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Qualified business income determines deduction

ALBUQUERQUE, N.M. — I want to revisit what some of you may think is my favorite topic – the new 20 percent deduction for income from a qualified business. Today we’ll focus on very general planning for the deduction.

First, let’s review the basic facts. A taxpayer that is not a regular (“C”) corporation is entitled to a deduction for “qualified business income.” There is a limit on the deduction based on taxable income, but in the interest of simplicity we’ll just focus on the 20 percent deduction.

If a taxpayer has $200,000 of qualified business income, they get a deduction of $40,000 (20 percent of the $200,000). They can run the business themselves, through a partnership, or through an S corporation.

In addition to the taxable income limitation, there is a “threshold income” limitation. A threshold limit means the taxable income is above a threshold. This may seem like the taxable income limit I mentioned above, but it is different, so I will call it the threshold income limit.

The threshold is $315,000 married filing joint and $157,500 otherwise. The threshold has a range, which is up to $415,000 MFJ and $207,500 otherwise.

If a taxpayer’s income is below the threshold, I will call that person a “no-threshold taxpayer.” If the income is past the threshold (e.g., $415,000 MFJ), I’ll call that person a “full-threshold taxpayer.” If income is above the start of the threshold but not fully through it (e.g., $365,000 MFJ), I’ll call that person a “partial-threshold taxpayer.”

For no-threshold taxpayers, the QBID is 20 percent of QBI. If the income comes from a business, it does not matter what type of a business it is.

For full-threshold taxpayers, the QBID is zero if the business is a service business. For a non-service business, the deduction may be reduced to the greater of: (1) 50 percent of W-2 wages paid by that business or (2) the sum of 25 percent of the W-2 wages and 2.5 percent of the acquisition cost of depreciable property used in the business.

For partial threshold taxpayers, the QBID is lowered from 20 percent of QBI to the wage or wage/capital limit mentioned above, in proportion to how far along the taxpayer is within the phase-out range ($100,000 for MFJ).

Now, basic tax planning. If no threshold, just deduct 20 percent of QBI. You don’t care what the business does or how much it pays in wages or how much property it has.

If partial threshold, you want some W-2 wages or depreciable capital. This is so because the 20 percent of QBI deduction is reduced, but not completely, down to the wage or wage/capital limit. You don’t need wages or capital because you’ll still get some deduction, but you want these items.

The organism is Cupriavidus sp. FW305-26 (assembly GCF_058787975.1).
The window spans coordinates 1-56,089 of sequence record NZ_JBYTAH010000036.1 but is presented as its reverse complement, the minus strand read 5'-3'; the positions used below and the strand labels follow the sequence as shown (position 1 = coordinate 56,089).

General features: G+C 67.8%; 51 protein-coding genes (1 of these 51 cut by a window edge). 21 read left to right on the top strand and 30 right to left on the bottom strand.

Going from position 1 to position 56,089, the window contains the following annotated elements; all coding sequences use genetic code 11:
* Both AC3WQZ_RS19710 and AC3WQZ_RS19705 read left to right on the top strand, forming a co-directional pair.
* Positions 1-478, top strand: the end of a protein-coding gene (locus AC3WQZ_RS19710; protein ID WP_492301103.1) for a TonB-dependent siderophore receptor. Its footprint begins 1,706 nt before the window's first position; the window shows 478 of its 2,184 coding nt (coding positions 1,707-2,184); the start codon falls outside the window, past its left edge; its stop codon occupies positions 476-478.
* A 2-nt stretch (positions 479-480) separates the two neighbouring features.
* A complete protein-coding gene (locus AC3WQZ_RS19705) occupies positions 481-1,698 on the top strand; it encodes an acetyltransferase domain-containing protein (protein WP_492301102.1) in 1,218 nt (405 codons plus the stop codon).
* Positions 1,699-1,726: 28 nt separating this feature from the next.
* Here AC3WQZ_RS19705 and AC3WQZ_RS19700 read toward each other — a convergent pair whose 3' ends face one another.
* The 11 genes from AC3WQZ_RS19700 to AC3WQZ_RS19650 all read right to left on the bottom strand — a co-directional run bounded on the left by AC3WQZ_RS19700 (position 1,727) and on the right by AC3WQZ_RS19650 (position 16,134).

If full threshold, you get nothing if you have a service business. Otherwise, you need wages or depreciable capital to prevent a zero deduction.

Partnerships can have W-2 wages, but not paid to partners. So for full- or partial-threshold taxpayers, an S corporation may be better if it allows you to pay W-2 wages to shareholders to increase the QBID. Again, no-threshold taxpayers don’t care whether there are wages.

For full-threshold taxpayers, and to some extent for partial-threshold taxpayers, service business classification is bad. A service business includes designated activities, and generally includes professionals like doctors, accountants, lawyers, and so on.

It also includes any business for which the skill and reputation of an employee is the principal asset. This will cause confusion and needs clarification.

But let’s say we have two business operations at a common location. One provides veterinary services, the other is a boarding facility for dogs and cats.

If the owner is a no-threshold taxpayer, he or she can aggregate the income from the operations. If a partial- or full-threshold taxpayer, they need to segregate the income (service and non-service) to maximize the QBID.

Segregation is not easy. There are common expenses that will need to be allocated in some reasonable fashion. This is a “cost accounting” problem and the “how to” is not known to many people.

If you have a business use this basic framework to initiate planning discussions with your tax adviser.

Jim Hamill is the director of Tax Practice at Reynolds, Hix & Co. in Albuquerque. He can be reached at jimhamill@rhcocpa.com.

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